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Over 14K 'Let's Encrypt' SSL Certificates Issued To PayPal Phishing Sites (bleepingcomputer.com) 250

BleepingComputer reports: During the past year, Let's Encrypt has issued a total of 15,270 SSL certificates that contained the word 'PayPal' in the domain name or the certificate identity. Of these, approximately 14,766 (96.7%) were issued for domains that hosted phishing sites, according to an analysis carried out on a small sample of 1,000 domains, by Vincent Lynch, encryption expert for The SSL Store... Lynch, who points out the abuse of Let's Encrypt's infrastructure, doesn't blame the Certificate Authority (CA), but nevertheless, points out that other CAs have issued a combined number of 461 SSL certificates containing the term "PayPal" in the certificate information, which were later used for phishing attacks... Phishers don't target these CAs because they're commercial services, but also because they know these organizations will refuse to issue certificates for certain hot terms, like "PayPal," for example. Back in 2015, Let's Encrypt made it clear in a blog post it doesn't intend to become the Internet's HTTPS watchdog.
Of course, some web browsers don't even check whether a certificate has been revoked. An anonymous reader writes: Browser makers are also to blame, along with "security experts" who tell people HTTPS is "secure," when they should point out HTTPS means "encrypted communication channel," and not necessarily that the destination website is secure.
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Over 14K 'Let's Encrypt' SSL Certificates Issued To PayPal Phishing Sites

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  • also.. (Score:4, Interesting)

    by Anonymous Coward on Sunday March 26, 2017 @11:37AM (#54112753)

    they are changing the name to "Let's Phish"

  • by nimbius ( 983462 ) on Sunday March 26, 2017 @11:46AM (#54112807) Homepage

    The fight against phishing and malware content is an important one, but it does not make sense for CAs to be on the front lines

    but thats just it. prior to you, people had a barrier to entry. phishing sites needed to pay money to play in the https realm or hire someone smart enough to exploit an https protected site. your service removed both of those barriers and now allows dangerous sites to quickly and easily bypass an entire host of browser security checks designed to prevent people from entering bank card information and personal data into an unprotected site. That "lock" icon in the address bar is generally enough to convince people that what theyre doing with their Visa is sane. now, with letsencrypt, its not so certain.

    if you're not going to at least police fraud or abuse, youre opening the service up to become a haven for quick and easy phishing sites. if you ignore this now, you might as well pack up and leave. Chrome and Firefox will not hesitate to lower their trust in your service if it turns into the .info and .biz of the internet.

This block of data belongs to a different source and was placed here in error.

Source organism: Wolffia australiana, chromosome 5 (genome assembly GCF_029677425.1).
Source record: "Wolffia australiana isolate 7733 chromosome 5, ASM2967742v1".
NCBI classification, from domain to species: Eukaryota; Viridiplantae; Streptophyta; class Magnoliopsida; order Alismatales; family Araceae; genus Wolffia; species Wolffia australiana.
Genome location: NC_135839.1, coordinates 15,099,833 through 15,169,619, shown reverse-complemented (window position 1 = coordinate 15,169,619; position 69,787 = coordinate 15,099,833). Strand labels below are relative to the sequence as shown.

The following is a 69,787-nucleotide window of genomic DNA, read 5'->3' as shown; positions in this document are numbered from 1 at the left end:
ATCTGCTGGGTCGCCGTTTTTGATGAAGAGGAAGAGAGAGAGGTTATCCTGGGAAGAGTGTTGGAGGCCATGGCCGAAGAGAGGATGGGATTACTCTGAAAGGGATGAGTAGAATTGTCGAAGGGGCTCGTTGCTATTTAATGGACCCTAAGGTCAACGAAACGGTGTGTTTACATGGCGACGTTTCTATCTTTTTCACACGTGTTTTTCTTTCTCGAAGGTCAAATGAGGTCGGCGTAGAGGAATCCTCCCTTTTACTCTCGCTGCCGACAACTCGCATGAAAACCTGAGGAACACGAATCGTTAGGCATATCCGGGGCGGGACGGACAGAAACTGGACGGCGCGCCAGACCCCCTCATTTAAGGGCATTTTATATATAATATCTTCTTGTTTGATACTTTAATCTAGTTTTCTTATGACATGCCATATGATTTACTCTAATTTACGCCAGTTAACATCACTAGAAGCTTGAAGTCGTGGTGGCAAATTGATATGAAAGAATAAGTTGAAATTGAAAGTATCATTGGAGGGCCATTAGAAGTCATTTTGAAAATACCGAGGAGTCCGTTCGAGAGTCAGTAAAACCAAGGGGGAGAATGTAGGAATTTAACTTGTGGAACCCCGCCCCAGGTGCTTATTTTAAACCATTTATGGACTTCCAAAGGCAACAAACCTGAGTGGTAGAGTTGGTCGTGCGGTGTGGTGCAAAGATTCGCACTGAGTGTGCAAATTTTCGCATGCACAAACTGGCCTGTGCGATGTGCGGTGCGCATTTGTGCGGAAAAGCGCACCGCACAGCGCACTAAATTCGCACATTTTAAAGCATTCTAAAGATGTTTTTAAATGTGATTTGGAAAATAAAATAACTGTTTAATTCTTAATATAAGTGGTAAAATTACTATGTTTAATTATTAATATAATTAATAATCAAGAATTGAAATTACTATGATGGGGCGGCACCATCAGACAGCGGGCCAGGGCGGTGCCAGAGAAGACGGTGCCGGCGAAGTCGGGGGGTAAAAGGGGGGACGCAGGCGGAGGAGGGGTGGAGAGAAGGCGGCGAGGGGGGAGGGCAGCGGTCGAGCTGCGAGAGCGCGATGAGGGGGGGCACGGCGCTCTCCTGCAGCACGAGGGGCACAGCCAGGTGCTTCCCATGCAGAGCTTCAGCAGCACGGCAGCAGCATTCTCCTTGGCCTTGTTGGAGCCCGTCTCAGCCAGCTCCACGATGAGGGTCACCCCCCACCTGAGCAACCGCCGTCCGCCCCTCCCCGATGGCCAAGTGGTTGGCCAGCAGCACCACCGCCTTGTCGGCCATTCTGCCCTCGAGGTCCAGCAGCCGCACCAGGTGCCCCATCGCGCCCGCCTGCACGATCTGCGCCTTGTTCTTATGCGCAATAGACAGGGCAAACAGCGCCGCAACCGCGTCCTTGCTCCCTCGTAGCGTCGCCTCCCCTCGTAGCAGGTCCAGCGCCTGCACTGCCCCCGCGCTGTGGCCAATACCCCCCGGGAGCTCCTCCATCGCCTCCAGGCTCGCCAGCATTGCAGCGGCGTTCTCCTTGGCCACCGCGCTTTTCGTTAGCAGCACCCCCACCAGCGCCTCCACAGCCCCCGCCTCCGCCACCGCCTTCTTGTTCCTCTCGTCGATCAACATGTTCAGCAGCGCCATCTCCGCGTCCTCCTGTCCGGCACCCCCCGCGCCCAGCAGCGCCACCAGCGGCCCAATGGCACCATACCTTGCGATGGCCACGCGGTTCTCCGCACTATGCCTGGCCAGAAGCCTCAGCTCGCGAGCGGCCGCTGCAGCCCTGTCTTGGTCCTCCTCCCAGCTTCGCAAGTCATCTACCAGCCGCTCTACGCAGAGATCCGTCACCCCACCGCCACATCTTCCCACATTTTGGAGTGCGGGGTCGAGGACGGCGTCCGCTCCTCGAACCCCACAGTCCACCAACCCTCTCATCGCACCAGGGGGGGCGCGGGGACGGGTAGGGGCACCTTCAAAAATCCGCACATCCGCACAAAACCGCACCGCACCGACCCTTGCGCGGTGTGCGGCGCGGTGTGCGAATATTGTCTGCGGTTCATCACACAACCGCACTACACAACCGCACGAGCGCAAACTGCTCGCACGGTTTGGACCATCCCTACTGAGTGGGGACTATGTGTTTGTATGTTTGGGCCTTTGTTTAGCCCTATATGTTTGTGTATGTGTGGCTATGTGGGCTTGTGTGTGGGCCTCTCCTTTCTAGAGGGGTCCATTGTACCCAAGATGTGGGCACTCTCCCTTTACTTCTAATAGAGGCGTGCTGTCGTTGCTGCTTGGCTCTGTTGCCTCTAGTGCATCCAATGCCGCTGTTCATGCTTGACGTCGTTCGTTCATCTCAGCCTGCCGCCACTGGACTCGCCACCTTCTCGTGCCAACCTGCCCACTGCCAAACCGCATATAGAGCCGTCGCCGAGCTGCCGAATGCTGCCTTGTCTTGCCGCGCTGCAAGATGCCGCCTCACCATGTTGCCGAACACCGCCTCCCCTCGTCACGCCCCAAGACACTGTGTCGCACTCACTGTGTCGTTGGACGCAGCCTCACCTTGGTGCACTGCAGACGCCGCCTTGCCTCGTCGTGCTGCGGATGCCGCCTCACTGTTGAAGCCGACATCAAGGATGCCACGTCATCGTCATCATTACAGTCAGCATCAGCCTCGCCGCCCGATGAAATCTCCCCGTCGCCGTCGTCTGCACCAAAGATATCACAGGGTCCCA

• by Zero__Kelvin ( 151819 ) on Sunday March 26, 2017 @11:52AM (#54112841) Homepage
      You have a basic lack of understanding of the purpose of certs. They guarantee that if you try to connect to phishme.com that you indeed are connecting to phishme.com and not being MITMed. It is NOT the purpose of a cert to say that phishme.com is or is not a safe place to go. The onus of that remains upon you regardless of if you use HTTP or HTTPS.
      • It is however the duty of the CA to verify identity and ownership of the domain before issuing the cert. That what makes them an authority.
        • And the person who owns www.phishme.com will actually own the domain www.phishme.com which is the domain that will show up on the certificate he is asking to be issued. The authority chain here is entirely preserved.

      • by DarkOx ( 621550 )

        Correct certs are about AUTHENTICATION, Its to make sure that when you put your CC info in you really are sending it to paypal.com and not someone else. However, if letsencrypt lets me register päypal.com and you can't easily see something is different, that certificate isn't helping you to authenticate any more, its essentially a really good fake id! I am going to confuse that with the real paypal.

        Its not a question of determining if phishme.com is safe or not its a question of knowing who you are t

        • I am going to confuse that with the real paypal.

          Except that's not the difference you get in a browser. If you connect to a site with a domain validation certificate like the one Lets Encrypt issues then all the browser will say is "Secure"

          If you're wanting to guarantee that you're actually connecting to PayPal then that's a completely different certificate with a completely different process for a completely different purpose, and shock horror it is handled differently by the browser and displayed differently to the end user. Instead of "secure" the bro

        • Typosquatting has been a problem for twenty years and DV certs fo at least half that time. Why would this suddenly be Let's Encrypt's problem? $4.95 has never stopped phishing attacks before.

          Any typosquatting solution is going to be entirely locale dependent - the only place to handle that is at the browser. Give Google and MoFo hell about never caring about this. For all I know the Khazak word for "hot pizza" looks like "citibank" but it's definitely not a job for Let's Encrypt to deny that pizza plac